Share on: WhatsApp Great save AdrianIstanbul, Turkey | AFP | Liverpool beat Chelsea 5-4 on penalties to win the UEFA Super Cup on Wednesday after a richly entertaining match in Istanbul finished 2-2 at the end of extra time.Every penalty in the shoot-out had found the net before Tammy Abraham’s effort was saved by Spanish goalkeeper Adrian, allowing the European champions to win the trophy for the fourth time in their history.Sadio Mane had earlier cancelled out Olivier Giroud’s opener and then scored again to put Liverpool 2-1 up five minutes into extra time. However, Jorginho netted a penalty at the other end to force the shoot-out.
The Indian River County Sheriff’s Office alerted the public that a Carmelina Kohler was missing, last seen by her husband on Monday.Authorities say Carmelina and her adopted daughter Crystal Marie Kohler were heading to a nail salon on 12th Street and US 1, however, Crystal returned to their home in Carmelina’s blue van without Carmelina.Police say they found Carmelina’s phone on 27th Avenue and Aviation Boulevard, but she had no reason to be there.Now, the adopted daughter of Carmelina has been arrested in Vero Beach. She was arrested and charged with Grand Theft Auto and driving with a suspended license.Carmelina is still missing. She is described as 5’7” tall and weighing 160 pounds. She has shoulder length red and brown hair. The van she was driving is a 2018 Blue Chrysler Pacifica with the Florida license plate MATLAA.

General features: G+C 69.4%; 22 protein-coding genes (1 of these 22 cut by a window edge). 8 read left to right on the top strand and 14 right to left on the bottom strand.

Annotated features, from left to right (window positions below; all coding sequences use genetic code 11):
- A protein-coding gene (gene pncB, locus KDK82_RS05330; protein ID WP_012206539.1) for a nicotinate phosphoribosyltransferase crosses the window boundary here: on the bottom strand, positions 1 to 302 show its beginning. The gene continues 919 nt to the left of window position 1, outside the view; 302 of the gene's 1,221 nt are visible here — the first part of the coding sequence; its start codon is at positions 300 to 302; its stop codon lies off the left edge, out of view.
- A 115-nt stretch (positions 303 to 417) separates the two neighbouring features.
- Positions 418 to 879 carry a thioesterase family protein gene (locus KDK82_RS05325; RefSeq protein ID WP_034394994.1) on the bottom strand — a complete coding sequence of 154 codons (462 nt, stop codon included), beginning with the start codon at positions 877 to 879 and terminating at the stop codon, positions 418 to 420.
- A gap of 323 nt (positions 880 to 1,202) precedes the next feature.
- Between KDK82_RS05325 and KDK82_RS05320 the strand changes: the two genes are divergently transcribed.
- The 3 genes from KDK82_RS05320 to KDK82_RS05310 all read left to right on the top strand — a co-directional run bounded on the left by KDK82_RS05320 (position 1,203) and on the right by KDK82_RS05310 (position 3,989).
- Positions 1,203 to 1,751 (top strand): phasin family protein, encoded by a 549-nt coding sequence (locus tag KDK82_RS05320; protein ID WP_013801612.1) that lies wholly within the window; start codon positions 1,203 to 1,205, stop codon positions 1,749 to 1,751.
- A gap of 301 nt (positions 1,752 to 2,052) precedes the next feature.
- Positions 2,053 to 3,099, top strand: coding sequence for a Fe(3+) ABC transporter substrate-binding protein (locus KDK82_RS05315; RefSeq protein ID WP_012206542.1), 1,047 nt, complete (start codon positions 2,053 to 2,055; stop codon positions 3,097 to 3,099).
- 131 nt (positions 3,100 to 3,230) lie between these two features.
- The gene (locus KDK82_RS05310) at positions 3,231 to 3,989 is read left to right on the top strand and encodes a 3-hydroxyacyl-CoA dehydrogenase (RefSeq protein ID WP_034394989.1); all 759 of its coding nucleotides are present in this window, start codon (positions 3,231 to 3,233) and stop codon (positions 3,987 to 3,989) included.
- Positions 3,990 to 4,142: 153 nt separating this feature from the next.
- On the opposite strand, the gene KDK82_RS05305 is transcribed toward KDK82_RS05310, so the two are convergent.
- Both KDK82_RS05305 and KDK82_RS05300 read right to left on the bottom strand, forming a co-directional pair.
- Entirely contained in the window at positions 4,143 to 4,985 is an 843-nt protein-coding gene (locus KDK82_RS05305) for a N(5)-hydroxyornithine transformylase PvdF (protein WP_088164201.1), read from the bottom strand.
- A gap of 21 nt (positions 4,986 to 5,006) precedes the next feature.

Teenage international Hollie Muse shot nine-under par to win the Scottish U16 girls’ open championship – and proved herself a real comeback kid. Last summer she appeared odds-on to win the English U15 title, only to lose after a last-hole reversal. The experience was on her mind as she approached the 36-hole Scottish stroke play at Strathmore, but this time there were no setbacks. The 15-year-old from West Lancashire announced her intentions with a course record of seven-under-par 65 in the first round and followed up with a two-under 70 today. It gave her a three-stroke win over Scotland’s Shannon McWilliam, while England’s Emily Price took third place on two-under. Her success crowned a great day for England. Muse, together with Price, the English U15 champion from Cleobury Mortimer, and Martha Lewis (St George’s Hill), won the team event, beating Scotland by a shot. Third place went to England’s Team B of Chloe Howard (Elfordleigh), Natasha Slater (Furness) and Bel Wardle (Prestbury). What’s more, the top 15 on the leaderboard included 10 English players. Afterwards Muse (image courtesy SLGA) commented: “I can’t believe it. I’m so happy I started crying! After the U15s and what happened there I am just so happy to win the Scottish. It ruined me at the time, but I picked myself up and came here and it’s amazing to have shot the scores I did.” She went on: “I think I have learned. I played the course, not the other players, and I told myself I was just having a knock with my friends. That really helped, it was a good way to do it.” She was strongly challenged for the title. McWilliam was three behind after the first round, but played her first nine holes today in four under and had narrowed the gap to one shot after 27 holes. However, Muse played her back nine in level par, while the Scottish player was two-over. Muse is a prodigious hitter and her length off the tee was one of her advantages. In the first round she drove the par four 16th and over the two rounds she was seven-under for the par fives. She also performed well on the greens, using a new putter which she acquired only five days ago. It let her down just once, on her second hole of today’s round, but the double bogey was sandwiched between two birdies. Altogether she had 11 birdies and an eagle over the 36 holes. England Golf girls’ coach Scott Godfrey commented: “Hollie is a stand-out player and her first round was real class. She was a little bit nervous today but she handled it really well.” Muse is the fifth English player to win this title in six years, following Alice Hewson in 2013, Gabriella Cowley, Emily Taylor and Bronte Law. She is also a past winner of the English U13 championship and last year helped England to win both the girls’ and ladies’ Home Internationals. Click here for full scores 10 Apr 2015 Comeback kid Hollie wins Scottish title by three